Field study suggests that sex determination in sea lamprey is directly influenced by larval growth rate

Proceedings of the Royal Society B: Biological Sciences
By: , and 

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Abstract

Sex determination mechanisms in fishes lie along a genetic-environmental continuum and thereby offer opportunities to understand how physiology and environment interact to determine sex. Mechanisms and ecological consequences of sex determination in fishes are primarily garnered from teleosts, with little investigation into basal fishes. We tagged and released larval sea lamprey (Petromyzon marinus) into unproductive lake and productive stream environments. Sex ratios produced from these environments were quantified by recapturing tagged individuals as adults. Sex ratios from unproductive and productive environments were initially similar. However, sex ratios soon diverged, with unproductive environments becoming increasingly male-skewed and productive environments becoming less male-skewed with time. We hypothesize that slower growth in unproductive environments contributed to the sex ratio differences by directly influencing sex determination. To the best of our knowledge, this is the first study suggesting that growth rate in a fish species directly influences sex determination; other studies have suggested that the environmental variables to which sex determination is sensitive (e.g. density, temperature) act as cues for favourable or unfavourable growth conditions. Understanding mechanisms of sex determination in lampreys may provide unique insight into the underlying principles of sex determination in other vertebrates and provide innovative approaches for their management where valued and invasive.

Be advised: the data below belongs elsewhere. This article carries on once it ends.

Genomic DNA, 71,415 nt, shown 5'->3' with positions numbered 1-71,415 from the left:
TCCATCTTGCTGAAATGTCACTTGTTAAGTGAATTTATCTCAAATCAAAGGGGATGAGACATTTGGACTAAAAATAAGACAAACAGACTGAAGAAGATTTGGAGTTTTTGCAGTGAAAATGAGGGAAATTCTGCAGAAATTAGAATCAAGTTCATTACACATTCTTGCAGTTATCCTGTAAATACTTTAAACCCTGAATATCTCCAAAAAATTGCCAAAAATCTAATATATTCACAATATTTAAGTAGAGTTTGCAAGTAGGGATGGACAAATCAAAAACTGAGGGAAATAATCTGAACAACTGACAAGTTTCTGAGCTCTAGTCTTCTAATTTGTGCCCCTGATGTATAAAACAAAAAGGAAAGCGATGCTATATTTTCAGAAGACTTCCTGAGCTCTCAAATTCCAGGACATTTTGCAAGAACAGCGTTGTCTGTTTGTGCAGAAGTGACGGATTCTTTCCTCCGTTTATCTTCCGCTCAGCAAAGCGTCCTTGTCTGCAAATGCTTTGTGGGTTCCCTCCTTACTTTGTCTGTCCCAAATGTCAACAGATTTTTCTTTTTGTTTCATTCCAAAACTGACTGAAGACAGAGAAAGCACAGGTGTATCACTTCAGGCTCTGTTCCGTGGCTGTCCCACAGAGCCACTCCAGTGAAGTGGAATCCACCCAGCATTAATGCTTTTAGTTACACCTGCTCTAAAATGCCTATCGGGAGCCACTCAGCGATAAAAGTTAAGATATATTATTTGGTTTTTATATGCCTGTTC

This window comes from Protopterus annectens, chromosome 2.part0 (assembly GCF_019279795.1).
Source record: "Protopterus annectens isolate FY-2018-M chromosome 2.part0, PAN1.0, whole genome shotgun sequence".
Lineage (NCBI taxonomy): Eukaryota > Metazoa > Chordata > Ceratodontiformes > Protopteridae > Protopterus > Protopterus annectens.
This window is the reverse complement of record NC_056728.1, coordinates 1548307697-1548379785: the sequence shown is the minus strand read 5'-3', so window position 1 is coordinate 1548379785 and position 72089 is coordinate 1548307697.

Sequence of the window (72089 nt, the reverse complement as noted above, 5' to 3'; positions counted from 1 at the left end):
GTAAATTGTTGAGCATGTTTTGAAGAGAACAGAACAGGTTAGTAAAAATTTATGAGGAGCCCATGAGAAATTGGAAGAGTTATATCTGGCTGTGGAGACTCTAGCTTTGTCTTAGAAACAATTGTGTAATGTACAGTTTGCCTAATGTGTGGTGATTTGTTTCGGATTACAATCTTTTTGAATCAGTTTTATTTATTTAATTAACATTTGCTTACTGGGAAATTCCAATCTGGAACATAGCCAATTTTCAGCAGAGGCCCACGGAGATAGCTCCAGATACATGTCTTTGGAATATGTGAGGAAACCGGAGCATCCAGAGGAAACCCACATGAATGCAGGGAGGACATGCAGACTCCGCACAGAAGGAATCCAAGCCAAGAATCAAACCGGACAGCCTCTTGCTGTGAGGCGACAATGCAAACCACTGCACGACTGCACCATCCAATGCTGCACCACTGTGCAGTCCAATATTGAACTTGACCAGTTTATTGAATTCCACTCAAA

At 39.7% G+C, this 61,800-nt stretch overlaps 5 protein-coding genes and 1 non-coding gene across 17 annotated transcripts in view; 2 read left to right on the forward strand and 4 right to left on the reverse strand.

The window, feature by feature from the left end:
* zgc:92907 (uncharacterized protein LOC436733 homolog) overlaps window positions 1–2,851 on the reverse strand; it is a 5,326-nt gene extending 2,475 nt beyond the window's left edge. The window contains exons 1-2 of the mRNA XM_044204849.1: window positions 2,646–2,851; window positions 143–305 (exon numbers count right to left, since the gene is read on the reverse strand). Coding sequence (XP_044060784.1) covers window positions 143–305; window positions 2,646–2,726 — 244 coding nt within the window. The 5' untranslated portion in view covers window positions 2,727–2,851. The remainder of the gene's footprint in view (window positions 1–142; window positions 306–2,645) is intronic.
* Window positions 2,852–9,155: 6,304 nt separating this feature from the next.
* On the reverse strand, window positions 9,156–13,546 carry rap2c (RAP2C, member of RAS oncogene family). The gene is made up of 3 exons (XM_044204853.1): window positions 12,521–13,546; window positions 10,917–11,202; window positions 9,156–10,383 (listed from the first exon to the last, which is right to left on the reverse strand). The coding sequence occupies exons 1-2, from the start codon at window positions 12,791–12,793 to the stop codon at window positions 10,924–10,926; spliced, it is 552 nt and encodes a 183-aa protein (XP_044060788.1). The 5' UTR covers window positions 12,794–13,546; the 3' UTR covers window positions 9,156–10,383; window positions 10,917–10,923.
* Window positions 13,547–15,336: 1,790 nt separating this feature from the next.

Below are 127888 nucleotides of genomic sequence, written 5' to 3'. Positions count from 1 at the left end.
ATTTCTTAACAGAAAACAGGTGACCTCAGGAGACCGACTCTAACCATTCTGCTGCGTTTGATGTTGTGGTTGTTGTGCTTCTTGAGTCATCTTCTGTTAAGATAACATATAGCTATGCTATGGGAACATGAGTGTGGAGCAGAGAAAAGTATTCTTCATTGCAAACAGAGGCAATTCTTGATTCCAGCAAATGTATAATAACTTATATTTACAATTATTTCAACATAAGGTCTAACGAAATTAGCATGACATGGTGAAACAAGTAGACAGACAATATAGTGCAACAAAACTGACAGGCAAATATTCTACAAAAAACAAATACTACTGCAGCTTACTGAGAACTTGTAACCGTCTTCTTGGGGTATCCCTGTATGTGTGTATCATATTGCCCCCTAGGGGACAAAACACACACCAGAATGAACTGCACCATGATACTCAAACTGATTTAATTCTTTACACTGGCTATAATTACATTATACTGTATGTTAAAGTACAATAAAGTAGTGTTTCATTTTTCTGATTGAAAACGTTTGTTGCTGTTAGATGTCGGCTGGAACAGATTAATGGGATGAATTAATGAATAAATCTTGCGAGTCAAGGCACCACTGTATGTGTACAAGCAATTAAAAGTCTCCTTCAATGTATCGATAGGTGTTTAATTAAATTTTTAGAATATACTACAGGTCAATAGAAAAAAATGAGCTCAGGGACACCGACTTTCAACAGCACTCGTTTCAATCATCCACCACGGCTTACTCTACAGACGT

Additional publication details

Publication type Article
Publication Subtype Journal Article
Title Field study suggests that sex determination in sea lamprey is directly influenced by larval growth rate
Series title Proceedings of the Royal Society B: Biological Sciences
DOI 10.1098/rspb.2017.0262
Volume 284
Issue 1851
Year Published 2017
Language English
Publisher The Royal Society Publishing
Contributing office(s) Great Lakes Science Center
Description Article 20170262; 5 p.